Reviewing a pic at the 2009 Berlinale, Variety’s Leslie Felperin wrote, “Almost nothing happens in the first half-hour of ‘The Exploding Girl,’ and then, suddenly, nothing much else happens.” The same could be said of most of this year’s lineup. Going in, I scoured the festival catalog for clues about films and found descriptions such as “It is only through the messages on the filmmaker’s answering machine that the viewer notes the passage of time” (which describes Thomas Imbach’s “Day Is Done,” a semi-experimental Swiss film that spends its 111-minute running time gazing out the window of a voyeur’s apartment).

Among the largely listless U.S. entries, Victoria Mahoney’s “Yelling to the Sky” features personal hood-life memories where a plot should be. Mississippi-based coming-of-ager “The Dynamiter” reaches for a poetic Terrence Malick-like sensibility but feels merely underwritten. Salton Sea-set “Bombay Beach,” an artsy documentary with dance numbers, would have worked better at about 40 minutes. And Joe Swanberg had not one but two of his thin, sexually titillating trifles in Forum. (Though Miranda July’s meandering “The Future” contains some of the performance artist-cum-director’s best work — the “shirt dance” comes to mind — it was met with far harsher reactions in Berlin than at Sundance a few weeks earlier.)

So, what makes a Berlin film? This year’s lineup was full of contradictions. Celebrated French animator Michel Ocelot’s “Tales of the Night” has real magic but was in competition alongside entries from little-known helmers whose works were dreary and/or dreadful. Meanwhile, one of the fest’s true discoveries, “Dreileben” (a series of three overlapping features about an escaped killer commissioned for German TV and directed by hometown hotshots Christian Petzold, Dominik Graf and Christoph Hochhausler), was all but buried without a proper press screening — doubly shameful when you consider the poor quality of the other German films in the fest.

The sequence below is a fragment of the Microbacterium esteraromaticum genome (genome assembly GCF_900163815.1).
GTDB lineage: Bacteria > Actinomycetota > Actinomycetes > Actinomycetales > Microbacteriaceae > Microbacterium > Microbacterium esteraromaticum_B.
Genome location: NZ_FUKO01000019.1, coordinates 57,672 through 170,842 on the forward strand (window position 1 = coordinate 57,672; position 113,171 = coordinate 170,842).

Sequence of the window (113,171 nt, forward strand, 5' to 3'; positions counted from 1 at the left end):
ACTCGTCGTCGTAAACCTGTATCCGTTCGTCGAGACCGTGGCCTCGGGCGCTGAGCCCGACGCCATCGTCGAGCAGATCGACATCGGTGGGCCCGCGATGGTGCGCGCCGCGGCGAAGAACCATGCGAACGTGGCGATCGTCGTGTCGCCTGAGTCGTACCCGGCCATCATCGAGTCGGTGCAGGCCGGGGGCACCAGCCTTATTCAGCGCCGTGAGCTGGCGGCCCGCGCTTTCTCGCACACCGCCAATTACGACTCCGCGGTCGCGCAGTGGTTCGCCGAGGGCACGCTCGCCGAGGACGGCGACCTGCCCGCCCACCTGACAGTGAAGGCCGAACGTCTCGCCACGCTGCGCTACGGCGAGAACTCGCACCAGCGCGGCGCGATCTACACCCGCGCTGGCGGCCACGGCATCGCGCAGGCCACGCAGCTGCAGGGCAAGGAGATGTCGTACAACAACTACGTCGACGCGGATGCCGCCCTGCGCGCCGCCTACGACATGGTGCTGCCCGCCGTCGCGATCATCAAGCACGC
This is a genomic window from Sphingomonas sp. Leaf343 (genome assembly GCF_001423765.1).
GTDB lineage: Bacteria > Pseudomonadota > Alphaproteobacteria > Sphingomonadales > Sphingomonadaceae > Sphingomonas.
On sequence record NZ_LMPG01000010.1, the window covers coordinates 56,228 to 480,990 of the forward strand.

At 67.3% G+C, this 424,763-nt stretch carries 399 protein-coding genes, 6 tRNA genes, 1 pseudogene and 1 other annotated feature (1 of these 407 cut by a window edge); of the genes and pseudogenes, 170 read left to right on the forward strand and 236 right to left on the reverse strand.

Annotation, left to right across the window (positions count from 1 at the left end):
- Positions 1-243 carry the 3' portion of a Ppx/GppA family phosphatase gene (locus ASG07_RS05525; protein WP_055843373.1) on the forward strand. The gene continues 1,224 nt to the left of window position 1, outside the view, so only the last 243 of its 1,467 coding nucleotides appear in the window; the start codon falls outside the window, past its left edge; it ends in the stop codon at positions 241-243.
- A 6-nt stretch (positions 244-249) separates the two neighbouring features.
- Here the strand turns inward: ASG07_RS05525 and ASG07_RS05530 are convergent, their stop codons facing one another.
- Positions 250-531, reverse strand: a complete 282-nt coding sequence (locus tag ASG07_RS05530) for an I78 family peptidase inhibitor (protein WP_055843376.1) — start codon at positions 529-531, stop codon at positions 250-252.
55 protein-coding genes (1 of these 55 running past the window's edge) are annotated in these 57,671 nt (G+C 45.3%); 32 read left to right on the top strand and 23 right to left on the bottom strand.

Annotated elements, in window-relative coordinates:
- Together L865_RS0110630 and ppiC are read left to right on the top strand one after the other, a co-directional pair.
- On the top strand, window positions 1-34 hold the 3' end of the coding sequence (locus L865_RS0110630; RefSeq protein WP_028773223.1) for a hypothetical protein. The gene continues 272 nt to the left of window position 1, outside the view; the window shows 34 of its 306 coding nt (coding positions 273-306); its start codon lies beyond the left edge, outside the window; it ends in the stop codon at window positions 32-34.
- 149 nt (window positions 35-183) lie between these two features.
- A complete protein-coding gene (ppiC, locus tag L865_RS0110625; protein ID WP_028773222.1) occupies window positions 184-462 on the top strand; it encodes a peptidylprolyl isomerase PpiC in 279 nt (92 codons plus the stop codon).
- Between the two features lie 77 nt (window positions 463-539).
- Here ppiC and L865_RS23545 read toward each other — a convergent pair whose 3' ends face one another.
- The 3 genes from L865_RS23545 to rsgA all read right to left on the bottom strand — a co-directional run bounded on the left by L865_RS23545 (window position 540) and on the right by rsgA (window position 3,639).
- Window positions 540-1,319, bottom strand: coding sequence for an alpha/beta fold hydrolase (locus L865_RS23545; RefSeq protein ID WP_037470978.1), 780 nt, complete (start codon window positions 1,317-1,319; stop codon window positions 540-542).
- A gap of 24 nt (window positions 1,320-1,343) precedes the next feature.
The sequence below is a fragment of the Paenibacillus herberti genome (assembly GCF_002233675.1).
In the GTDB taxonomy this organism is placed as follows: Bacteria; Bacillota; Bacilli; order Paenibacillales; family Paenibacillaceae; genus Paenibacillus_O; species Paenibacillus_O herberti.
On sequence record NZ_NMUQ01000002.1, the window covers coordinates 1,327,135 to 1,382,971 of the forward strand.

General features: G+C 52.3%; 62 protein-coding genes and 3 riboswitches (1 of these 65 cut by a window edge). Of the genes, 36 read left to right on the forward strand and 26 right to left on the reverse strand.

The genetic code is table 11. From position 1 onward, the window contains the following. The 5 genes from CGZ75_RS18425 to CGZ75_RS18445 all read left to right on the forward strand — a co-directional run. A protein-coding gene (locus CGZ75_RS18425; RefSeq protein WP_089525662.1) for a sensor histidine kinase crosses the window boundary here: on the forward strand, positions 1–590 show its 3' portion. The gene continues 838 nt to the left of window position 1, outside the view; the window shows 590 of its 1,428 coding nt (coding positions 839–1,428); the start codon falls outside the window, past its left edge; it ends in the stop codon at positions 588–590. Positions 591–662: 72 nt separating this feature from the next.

Part of the problem could be that Berlin lacks a dedicated artistic director. Berlin fest director Dieter Kosslick can clearly manage the complexity of the event, with its many different sections and enormous logistical challenges. But the program this year seemed filled with play-it-safe choices, with politically correct pics embraced at the expense of truly provocative work. I longed for works that could rile up auds with wild and even dangerous choices, rather than force them to suffer ambivalence toward so many safe, unexciting titles.

The Cannes timing must also be tough, as sales agents and strategists conspicuously hold back new work from the world’s top auteurs, waiting for the Croisette. And so Berlin has to fight to retain its high rank, where even the LGBT-themed entries (of which the gay-friendly fest, with its well-established Teddy Awards, should have first pick) are undeserving of such a respected sprocket opera.

Fortunately, Berlin has the established reputation to repair the situation, and landing films such as “Nader and Simin” — far more accessible and ambitious than many other wisp-of-plot Iranian films typically found on the fest circuit — goes a long way to asserting its importance. Now, if only Kosslick and company could find more than one such film a year, Berlin would be back in business.